First, Loropetalum chinense var rubrum 'Sizzling Pink' is taking up the slack from the recently removed Eucalyptus (RIP, E. pauciflora ssp debeuzevilli.)
At the feet of the Loropetalum is this little Rhododendron williamsianum. I bought it for its distinctive leaf shape, but this time of year, it blooms with a few simple pale pink flowers.
Ribes sanguineum is in full flower in the Northwest Territory, delighting us, the bees and the hummingbirds.
Dodecatheon hendersonii is the most welcome spring ephemeral. It's great to see it returning amongst the grand upheavals that have transformed the NW Territory this spring. But that's another post.
Another sweet spring flower is Ipheon uniflorum 'Alberto Castillo'. Compared to a neighbor's vast bank of Ipheon, my one little bloom is underwhelming, but I hope it settles in and reproduces.
Three compact Pieris japonica 'Prelude' are in full pure-white flower.
Tricyrtis is a plant I have never had good luck growing. This picture documents my excitement at the first bloom on one little flower head. I hope it's another success this year.
It's Grevillea australis time! You need smell-o-vision for this shrub. I have even had passersby ask me what the scent is, it's so pervasive and lovely. The blossoms are small, but powerful.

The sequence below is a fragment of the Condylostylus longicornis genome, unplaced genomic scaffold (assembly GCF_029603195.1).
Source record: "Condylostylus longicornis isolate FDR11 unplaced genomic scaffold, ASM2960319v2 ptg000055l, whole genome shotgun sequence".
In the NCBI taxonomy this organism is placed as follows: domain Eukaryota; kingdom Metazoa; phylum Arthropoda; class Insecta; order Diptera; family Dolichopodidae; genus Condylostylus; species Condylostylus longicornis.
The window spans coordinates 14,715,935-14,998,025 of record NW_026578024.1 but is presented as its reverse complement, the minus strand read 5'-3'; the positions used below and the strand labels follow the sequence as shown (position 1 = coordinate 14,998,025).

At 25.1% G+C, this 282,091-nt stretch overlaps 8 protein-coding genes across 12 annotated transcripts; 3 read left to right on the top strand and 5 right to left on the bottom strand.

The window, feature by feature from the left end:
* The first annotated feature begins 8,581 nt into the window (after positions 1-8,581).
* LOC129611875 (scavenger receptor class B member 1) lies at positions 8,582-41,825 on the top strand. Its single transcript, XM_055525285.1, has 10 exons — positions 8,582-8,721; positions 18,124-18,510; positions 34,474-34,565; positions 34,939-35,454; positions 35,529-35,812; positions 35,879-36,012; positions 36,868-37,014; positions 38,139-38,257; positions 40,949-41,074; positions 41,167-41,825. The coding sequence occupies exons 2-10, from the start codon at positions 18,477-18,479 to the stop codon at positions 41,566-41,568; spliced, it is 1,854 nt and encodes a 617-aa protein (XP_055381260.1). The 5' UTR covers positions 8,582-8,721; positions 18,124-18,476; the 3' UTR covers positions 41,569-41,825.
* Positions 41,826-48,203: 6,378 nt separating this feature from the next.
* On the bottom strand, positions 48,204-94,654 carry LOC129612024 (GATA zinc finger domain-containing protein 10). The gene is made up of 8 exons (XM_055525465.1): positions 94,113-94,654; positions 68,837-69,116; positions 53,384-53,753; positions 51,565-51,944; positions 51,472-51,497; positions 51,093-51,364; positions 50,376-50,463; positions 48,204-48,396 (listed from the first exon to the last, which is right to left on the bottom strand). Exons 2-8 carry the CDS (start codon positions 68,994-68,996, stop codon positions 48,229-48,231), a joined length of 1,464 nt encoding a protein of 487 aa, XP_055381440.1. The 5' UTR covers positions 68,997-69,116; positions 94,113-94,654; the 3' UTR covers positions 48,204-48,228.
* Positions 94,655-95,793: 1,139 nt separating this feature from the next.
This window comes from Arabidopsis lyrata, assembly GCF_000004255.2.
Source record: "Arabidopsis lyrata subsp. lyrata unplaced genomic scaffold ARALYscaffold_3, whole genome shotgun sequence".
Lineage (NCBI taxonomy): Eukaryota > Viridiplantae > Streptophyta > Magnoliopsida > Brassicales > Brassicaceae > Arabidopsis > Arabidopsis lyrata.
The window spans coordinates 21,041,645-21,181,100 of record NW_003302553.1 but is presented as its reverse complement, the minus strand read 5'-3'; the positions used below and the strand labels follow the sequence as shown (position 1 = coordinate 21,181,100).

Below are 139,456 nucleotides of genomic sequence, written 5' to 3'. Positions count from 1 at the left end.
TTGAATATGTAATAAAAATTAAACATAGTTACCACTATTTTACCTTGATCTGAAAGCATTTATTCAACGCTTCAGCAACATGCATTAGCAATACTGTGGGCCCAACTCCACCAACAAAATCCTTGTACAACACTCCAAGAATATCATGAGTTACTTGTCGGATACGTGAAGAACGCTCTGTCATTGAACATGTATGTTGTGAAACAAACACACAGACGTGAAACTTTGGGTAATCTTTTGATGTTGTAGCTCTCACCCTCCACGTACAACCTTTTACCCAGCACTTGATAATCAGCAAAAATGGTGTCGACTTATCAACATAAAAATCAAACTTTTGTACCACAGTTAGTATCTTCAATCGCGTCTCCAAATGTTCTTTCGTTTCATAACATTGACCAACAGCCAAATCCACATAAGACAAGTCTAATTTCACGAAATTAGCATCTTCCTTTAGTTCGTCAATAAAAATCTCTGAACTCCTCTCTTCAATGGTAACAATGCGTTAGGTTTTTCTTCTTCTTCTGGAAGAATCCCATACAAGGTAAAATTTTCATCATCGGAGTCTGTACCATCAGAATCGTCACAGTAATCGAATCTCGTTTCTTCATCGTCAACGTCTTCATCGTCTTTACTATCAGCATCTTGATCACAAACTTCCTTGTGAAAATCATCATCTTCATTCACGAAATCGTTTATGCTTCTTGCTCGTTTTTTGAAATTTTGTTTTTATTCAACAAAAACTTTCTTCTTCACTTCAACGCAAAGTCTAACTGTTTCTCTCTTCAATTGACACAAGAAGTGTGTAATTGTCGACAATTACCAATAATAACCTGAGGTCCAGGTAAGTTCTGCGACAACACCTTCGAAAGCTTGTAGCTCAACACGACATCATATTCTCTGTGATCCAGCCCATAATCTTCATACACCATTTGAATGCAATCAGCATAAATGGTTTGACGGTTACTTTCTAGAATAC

Near the Grevillea on my hell strip, poor little Ceanothus 'Valley Violet' struggles on and sports about four blossom heads this year. I love this poor little mite, but I wonder if I shouldn't start over with a new one in a more protected spot; dog and foot traffic have not been kind to it.
Also in the hell strip, my favorite small manzanita hybrid, Arctostaphylos x media 'Martha Ewan', with her surprisingly late-blooming flowers.
And now the primulas: this is P. seboldii 'Late Snow'.
And a happy mix of Primula veris and cultivars, mostly courtesy of garden blogger friends.
In the same shady garden bed, Beesia deltophylla sports its fun, frothy flower stalks.
Camellia 'April Kiss' is nearly finished, but has been a delight this spring.
One of many impossible-to-photograph Epimedium.
Last, the huckleberries (Vaccinium ovatum) in the front garden enjoyed the late, cool spring. I see huckleberry pancakes in my future later this year.
And that completes the sun-washed survey of blooms for this month. Check out May Dreams Gardens for lots more April flowers from all over.
A belated happy Bloom Day all!
Thank you for introducing me to your Grevillea. I am always on the lookout for fragrant spring plants and learned this might be a candidate for my zone 7a. I like the rosemary that ate the stop sign too.ReplyDelete
Beautiful blooms, Camellia'April kiss' is a stunner. It would be my pleasure if you join my link up party related to Gardening, Nature and birds here at http://jaipurgardening.blogspot.com/2021/04/garden-affair-mesembryanthemum.htmlReplyDelete